The U.S. Food and Drug Administration (FDA) published proposals to update the design and content of the Nutrition Facts label (NFL) and associated serving sizes last month. Some factors driving the FDA changes are undeniable: consumers’ expressed desire for the labels to be easier to read and use; continuing obesity and diet-related chronic illnesses drive the need for clearer and more useful information to assist food choices; and nutrition science and food consumption data that supported the 1993 regulations need to be updated.
Consumer research shows that more than half of food shoppers are using nutrition labeling (IFIC, 2013; Todd, 2014). Even so, within the first years of use of the NFL, 70% of consumers wanted the labels to be easier to read and use (Kristal, 1998; FMI, 1995). Evolving nutrition science, including new Dietary Reference Intakes (DRIs), updated nationwide food consumption data, and up-to-date comprehensive, evidence-based Dietary Guidelines for Americans (DGA) recommendations warrant changes.
These drivers led FDA to propose changes to the NFL design and format, e.g., greater prominence of calories and servings per container information, removing “calories from fat,” and updating the footnote linking to Daily Value (DV) to better explain what it means. Current science supports the proposed changes that include defining “fatty acids,” including “added sugars,” and requiring mandatory declaration for potassium and vitamin D (to be consistent with the nutrients of public health concern in the DGA). Current food consumption data and research showing that amounts of food consumed by the American public have changed support updated Reference Amounts Customarily Consumed (RACCs) and amending how serving sizes are determined for many foods. Each of these provisions will pose serious challenges for industry.
Understanding that on some level the NFL is destined to change, food manufacturers have a key role in helping to shape the changes. Manufacturers should be poring over the proposals and preparing public comments on the provisions. It is also the time to develop a broader strategy for assessing entire product portfolios based on the likelihood that changes will occur with final rules that could be out by late 2015 and implemented by end of 2017.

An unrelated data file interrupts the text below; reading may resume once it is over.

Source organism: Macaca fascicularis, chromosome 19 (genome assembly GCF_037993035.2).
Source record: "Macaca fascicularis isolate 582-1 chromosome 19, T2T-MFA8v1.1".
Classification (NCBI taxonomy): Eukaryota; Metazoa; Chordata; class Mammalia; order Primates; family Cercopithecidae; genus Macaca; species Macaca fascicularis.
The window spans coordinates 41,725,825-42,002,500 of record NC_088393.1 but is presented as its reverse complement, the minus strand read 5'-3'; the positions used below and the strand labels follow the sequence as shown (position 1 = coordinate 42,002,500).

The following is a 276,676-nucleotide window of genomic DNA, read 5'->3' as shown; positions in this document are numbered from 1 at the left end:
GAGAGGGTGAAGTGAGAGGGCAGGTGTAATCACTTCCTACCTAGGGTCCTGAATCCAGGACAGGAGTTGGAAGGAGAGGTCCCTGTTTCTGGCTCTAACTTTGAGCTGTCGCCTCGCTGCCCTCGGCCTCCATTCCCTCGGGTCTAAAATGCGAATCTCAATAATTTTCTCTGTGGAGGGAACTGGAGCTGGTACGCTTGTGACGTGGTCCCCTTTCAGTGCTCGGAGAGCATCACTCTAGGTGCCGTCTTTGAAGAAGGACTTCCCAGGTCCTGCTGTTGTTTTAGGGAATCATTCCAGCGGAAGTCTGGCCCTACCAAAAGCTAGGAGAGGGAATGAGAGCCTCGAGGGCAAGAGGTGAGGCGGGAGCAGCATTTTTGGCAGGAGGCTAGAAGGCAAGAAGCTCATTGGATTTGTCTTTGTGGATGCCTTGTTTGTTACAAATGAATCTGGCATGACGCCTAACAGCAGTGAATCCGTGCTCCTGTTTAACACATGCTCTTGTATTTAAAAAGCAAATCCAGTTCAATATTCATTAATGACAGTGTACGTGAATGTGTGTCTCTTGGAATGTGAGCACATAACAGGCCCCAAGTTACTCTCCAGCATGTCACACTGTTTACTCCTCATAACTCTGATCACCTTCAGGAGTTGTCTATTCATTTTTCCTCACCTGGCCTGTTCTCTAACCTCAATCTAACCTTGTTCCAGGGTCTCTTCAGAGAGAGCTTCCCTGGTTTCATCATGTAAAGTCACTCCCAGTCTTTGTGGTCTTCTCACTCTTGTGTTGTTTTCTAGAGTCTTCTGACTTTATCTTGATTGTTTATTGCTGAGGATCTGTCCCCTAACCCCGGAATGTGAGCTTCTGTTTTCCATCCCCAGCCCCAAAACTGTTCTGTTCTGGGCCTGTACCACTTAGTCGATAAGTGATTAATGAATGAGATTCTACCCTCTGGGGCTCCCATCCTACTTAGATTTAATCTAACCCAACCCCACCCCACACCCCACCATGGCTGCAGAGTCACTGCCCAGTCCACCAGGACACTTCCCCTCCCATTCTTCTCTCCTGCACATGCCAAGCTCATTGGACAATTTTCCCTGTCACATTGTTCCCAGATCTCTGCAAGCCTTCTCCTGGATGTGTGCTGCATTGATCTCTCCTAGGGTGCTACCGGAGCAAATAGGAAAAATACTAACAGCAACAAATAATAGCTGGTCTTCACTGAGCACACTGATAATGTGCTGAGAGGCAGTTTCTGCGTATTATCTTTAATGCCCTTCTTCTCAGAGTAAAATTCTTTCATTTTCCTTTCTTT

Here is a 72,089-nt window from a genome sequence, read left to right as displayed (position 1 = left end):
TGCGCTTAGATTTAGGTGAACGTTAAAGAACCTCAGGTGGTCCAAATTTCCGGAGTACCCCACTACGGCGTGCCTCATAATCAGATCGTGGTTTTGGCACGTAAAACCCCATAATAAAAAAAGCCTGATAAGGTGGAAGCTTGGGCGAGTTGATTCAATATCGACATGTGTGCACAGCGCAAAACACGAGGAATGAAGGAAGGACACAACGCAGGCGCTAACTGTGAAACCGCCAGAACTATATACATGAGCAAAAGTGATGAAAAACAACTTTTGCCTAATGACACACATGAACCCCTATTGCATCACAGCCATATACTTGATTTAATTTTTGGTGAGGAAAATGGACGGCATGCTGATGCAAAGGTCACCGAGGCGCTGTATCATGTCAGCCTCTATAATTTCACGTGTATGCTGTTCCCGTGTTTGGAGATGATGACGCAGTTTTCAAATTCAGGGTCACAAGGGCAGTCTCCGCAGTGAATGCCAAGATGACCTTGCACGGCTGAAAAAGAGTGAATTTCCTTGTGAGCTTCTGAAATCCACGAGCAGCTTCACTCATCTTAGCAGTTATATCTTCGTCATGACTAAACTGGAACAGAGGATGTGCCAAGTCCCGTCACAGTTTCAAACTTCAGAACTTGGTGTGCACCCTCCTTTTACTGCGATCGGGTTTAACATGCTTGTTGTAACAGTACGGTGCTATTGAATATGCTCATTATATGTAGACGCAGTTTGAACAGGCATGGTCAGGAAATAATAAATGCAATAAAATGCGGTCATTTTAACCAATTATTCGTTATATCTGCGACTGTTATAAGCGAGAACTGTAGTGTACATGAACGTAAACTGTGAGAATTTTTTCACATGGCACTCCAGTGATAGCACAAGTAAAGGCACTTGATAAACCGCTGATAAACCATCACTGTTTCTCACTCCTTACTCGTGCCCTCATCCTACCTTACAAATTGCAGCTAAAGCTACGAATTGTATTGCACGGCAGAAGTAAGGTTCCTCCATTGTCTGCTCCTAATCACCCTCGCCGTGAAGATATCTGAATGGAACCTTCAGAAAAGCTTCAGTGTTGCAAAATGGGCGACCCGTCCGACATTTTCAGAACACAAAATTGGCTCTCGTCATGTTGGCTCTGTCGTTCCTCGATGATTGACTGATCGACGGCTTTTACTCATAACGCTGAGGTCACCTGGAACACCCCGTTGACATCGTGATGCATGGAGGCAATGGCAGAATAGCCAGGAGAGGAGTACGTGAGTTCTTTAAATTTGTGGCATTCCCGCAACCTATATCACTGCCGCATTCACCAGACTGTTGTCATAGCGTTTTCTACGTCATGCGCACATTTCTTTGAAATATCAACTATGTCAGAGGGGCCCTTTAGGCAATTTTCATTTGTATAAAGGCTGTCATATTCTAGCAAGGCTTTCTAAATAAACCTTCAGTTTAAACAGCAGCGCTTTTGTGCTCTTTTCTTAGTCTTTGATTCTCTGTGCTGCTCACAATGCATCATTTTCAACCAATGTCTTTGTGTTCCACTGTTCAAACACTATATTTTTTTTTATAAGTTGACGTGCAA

A comprehensive approach to know how the proposed changes will affect business plans should include three components. The first is to consider what is likely to be the most impactful aspect of the proposals, the changes in RACCs and related servings sizes. Analyses of the food and nutrient contents will inform the kinds of changes relative to the RACCs and serving size rules, and help estimate the impact of the potential changes to DV and how nutrient content claims may be affected. Part of this analysis component is to also determine how to deal with aspects of the proposals that apply to all labeled foods, i.e., declaring added sugars, and potassium and vitamin D, which will mean new analytical and recordkeeping methods.
The strategy should also include a regulatory perspective by constructing mock-ups of labels modified to reflect the proposed design requirements, to validate claim opportunities, and to answer questions about how to comply with the proposed rules. In particular, manufacturers should consider the implications of the proposed procedures to determine serving size, and the provisions for single-serving containers and dual-column labeling.
The third component of an inclusive strategy should be to develop a roadmap for the company’s product portfolio and brand messaging to plan around a new NFL in a way that will effectively communicate to consumers, nutrition educators, and other audiences about the new nutrition information to ensure that products are perceived and used in the way that is intended. Concerted consumer education efforts will be essential on the concepts of added sugars, calories, serving sizes (as opposed to portions), and on nutrient needs.
Manufacturers should also be looking at the NFL changes in a holistic way by considering opportunities for reformulating food products (e.g., to “swap-in” healthier ingredients), creating new ideas for packaging, new tactics to highlight food groups contributed by products, and new ways to give portion guidance.
The work shouldn’t stop there. Aligning ingredients statements and other label features, including romance copy, make the reaction to the NFL proposals a comprehensive undertaking, which should be expected for what will likely be the most extensive nutrition policy change in decades.
Robert C. Post, Ph.D., a professional member of IFT, is Chief Science Officer, FoodMinds, LLC, Washington, DC ([email protected]). As the former Director of USDA’s Food Labeling policy program, Post created the current NFL rules with FDA.
FMI (Food Marketing Institute), 1995. Shopping for Health 1995. New Food Label, Same Eating Habits? Washington, DC.
IFIC (International Food Information Council Foundation), 2013. The 2013 Food & Health Survey: Consumer Attitudes Toward Food Safety, Nutrition, and Health.
Kristal, A.R., Levy, L., Patterson, R.E., Li, S.S. and White, E., 1998. J. Public Health. 88: 1212–1215.
Todd, J., 2014. Changes in Eating Patterns and Diet Quality Among Working-Age Adults 2005–2010; ERS, USDA.